mucinous carcinoma

Also found in: Dictionary, Thesaurus, Encyclopedia.
Related to mucinous carcinoma: mucinous cystadenoma


 [kahr″sĭ-no´mah] (pl. carcinomas, carcino´mata)
a malignant new growth made up of epithelial cells tending to infiltrate surrounding tissues and to give rise to metastases. A form of cancer, carcinoma makes up the majority of the cases of malignancy of the breast, uterus, intestinal tract, skin, and tongue.
adenocystic carcinoma (adenoid cystic carcinoma) carcinoma marked by cylinders or bands of hyaline or mucinous stroma separated or surrounded by nests or cords of small epithelial cells, occurring in the mammary and salivary glands, and mucous glands of the respiratory tract. Called also cylindroma.
alveolar carcinoma bronchioloalveolar carcinoma.
basal cell carcinoma the most common form of skin cancer, consisting of an epithelial tumor of the skin originating from neoplastic differentiation of basal cells, rarely metastatic but locally invasive and aggressive. It usually occurs as small pearly nodules or plaques on the face of an older adult, particularly on a sun-exposed area of someone with fair skin. It has been divided into numerous subtypes on the basis of clinical and histological characteristics.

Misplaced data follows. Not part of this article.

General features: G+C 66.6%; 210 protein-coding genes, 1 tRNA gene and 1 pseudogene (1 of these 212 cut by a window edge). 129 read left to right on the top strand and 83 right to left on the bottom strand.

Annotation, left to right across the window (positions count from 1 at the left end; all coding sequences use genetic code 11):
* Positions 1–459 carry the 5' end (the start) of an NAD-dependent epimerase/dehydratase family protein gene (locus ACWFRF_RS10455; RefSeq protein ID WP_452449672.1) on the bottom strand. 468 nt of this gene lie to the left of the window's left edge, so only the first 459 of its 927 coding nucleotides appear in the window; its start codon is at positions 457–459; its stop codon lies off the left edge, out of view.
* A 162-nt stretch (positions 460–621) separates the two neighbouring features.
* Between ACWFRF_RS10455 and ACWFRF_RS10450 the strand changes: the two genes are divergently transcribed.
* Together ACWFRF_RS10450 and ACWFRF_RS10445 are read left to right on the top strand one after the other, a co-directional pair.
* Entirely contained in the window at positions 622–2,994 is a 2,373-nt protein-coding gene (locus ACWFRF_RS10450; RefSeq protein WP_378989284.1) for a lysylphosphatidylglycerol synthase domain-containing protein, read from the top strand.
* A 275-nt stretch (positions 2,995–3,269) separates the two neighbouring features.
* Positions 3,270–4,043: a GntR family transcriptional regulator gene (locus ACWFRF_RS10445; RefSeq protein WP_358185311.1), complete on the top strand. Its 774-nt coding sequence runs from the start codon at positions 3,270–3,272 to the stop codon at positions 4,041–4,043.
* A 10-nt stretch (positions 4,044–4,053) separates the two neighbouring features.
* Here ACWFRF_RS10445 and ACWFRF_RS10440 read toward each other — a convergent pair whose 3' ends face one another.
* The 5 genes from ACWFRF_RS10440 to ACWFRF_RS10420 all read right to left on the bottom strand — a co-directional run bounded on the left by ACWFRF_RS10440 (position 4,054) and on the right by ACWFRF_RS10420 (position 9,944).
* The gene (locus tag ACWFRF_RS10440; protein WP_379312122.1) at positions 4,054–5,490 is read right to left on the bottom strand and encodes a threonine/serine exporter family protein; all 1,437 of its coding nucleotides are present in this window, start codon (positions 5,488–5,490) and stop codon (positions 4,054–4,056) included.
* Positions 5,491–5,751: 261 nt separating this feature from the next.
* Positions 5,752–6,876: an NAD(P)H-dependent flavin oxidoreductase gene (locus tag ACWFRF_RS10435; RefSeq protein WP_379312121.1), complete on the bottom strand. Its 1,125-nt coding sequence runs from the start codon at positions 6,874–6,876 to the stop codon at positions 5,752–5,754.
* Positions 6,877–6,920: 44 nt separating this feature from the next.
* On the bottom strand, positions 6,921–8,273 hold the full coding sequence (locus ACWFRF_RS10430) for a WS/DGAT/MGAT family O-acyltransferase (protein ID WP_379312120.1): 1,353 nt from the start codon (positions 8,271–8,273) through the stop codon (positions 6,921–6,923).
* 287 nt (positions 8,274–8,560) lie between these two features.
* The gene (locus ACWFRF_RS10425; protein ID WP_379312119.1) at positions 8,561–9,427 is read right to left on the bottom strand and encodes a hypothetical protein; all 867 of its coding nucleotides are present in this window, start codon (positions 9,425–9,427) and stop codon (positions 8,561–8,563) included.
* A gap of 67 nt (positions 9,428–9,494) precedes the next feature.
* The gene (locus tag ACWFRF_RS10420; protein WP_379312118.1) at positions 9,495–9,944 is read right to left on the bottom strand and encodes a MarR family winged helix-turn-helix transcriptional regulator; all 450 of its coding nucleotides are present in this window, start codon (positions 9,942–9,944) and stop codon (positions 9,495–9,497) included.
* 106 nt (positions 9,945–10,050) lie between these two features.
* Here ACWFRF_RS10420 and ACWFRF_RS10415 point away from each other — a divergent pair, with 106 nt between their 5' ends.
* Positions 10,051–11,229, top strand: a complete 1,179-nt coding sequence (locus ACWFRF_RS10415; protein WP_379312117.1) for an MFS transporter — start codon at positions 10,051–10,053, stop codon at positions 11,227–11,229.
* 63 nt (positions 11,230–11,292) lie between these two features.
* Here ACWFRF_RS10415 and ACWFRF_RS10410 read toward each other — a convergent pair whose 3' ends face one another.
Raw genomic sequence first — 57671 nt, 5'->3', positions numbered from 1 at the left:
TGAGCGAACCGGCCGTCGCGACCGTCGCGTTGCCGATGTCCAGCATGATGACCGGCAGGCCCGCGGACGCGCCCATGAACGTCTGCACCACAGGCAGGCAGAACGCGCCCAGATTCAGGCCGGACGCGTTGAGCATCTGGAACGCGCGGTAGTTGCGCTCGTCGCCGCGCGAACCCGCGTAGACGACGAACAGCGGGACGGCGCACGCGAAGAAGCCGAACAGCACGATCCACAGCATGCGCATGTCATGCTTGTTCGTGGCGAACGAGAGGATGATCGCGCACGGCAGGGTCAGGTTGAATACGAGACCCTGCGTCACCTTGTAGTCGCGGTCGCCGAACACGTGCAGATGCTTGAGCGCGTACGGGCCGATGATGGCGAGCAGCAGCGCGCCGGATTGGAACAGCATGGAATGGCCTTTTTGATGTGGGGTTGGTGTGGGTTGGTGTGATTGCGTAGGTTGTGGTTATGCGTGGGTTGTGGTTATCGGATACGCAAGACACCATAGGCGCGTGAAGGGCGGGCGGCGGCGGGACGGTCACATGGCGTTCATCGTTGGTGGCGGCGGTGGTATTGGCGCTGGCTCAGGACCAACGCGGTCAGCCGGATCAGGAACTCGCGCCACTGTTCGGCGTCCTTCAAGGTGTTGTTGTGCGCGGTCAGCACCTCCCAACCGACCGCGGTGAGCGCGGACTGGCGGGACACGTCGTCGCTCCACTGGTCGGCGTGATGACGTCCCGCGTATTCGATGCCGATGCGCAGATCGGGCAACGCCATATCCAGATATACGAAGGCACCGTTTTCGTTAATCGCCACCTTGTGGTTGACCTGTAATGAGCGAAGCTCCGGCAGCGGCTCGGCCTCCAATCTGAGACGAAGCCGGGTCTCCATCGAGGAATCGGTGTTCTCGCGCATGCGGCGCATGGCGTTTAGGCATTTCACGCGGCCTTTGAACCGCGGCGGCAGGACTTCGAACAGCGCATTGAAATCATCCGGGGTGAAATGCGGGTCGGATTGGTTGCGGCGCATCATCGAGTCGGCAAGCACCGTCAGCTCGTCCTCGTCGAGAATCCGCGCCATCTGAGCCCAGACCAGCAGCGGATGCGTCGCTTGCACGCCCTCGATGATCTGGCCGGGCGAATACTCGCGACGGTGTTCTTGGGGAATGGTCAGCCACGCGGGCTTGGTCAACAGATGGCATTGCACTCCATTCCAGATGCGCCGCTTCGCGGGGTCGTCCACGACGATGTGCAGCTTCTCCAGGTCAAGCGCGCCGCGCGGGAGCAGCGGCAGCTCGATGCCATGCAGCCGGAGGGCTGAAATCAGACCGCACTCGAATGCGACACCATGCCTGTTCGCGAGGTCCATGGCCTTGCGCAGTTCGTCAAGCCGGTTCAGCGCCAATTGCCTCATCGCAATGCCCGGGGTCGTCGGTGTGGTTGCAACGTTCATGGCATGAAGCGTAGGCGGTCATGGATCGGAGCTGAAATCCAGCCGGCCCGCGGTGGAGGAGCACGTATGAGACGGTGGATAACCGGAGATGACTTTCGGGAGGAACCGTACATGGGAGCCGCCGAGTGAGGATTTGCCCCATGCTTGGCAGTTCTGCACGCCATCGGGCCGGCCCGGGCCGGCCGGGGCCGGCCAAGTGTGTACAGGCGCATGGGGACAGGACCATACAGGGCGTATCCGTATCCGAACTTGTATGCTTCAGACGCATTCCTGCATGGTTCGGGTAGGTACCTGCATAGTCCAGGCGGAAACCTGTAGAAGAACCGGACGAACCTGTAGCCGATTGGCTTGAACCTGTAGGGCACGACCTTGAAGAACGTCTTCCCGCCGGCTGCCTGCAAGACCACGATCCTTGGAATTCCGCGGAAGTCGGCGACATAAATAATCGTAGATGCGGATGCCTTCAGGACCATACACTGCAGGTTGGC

basosquamous carcinoma carcinoma that histologically exhibits both basal and squamous elements.
bronchioalveolar carcinoma (bronchiolar carcinoma) (bronchioloalveolar carcinoma) (bronchoalveolar carcinoma) a variant type of adenocarcinoma of the lung, with columnar to cuboidal epithelial cells lining the alveolar septa and projecting into alveolar spaces in branching papillary formations. Called also alveolar carcinoma or adenocarcinoma and bronchiolar, bronchioloalveolar, or bronchoalveolar adenocarcinoma.
bronchogenic carcinoma any of a large group of carcinomas of the lung, so called because they arise from the epithelium of the bronchial tree. Four primary subtypes are distinguished: adenocarcinoma of the lung, large cell carcinoma, small cell carcinoma, and squamous cell carcinoma.
cholangiocellular carcinoma a rare type of hepatocellular carcinoma arising from the cholangioles, consisting of two layers of cells surrounding a minute lumen. Called also bile duct carcinoma and cholangiocarcinoma.
chorionic carcinoma choriocarcinoma.
colloid carcinoma mucinous carcinoma.
cylindrical cell carcinoma carcinoma in which the cells are cylindrical or nearly so.
embryonal carcinoma a highly malignant germ cell tumor that is a primitive form of carcinoma, probably of primitive embryonal cell derivation; it usually arises in a gonad and may be found either in pure form or as part of a mixed germ cell tumor.
epidermoid carcinoma squamous cell carcinoma.
giant cell carcinoma a poorly differentiated, highly malignant, epithelial neoplasm containing many large multinucleated tumor cells, such as occurs in the lungs.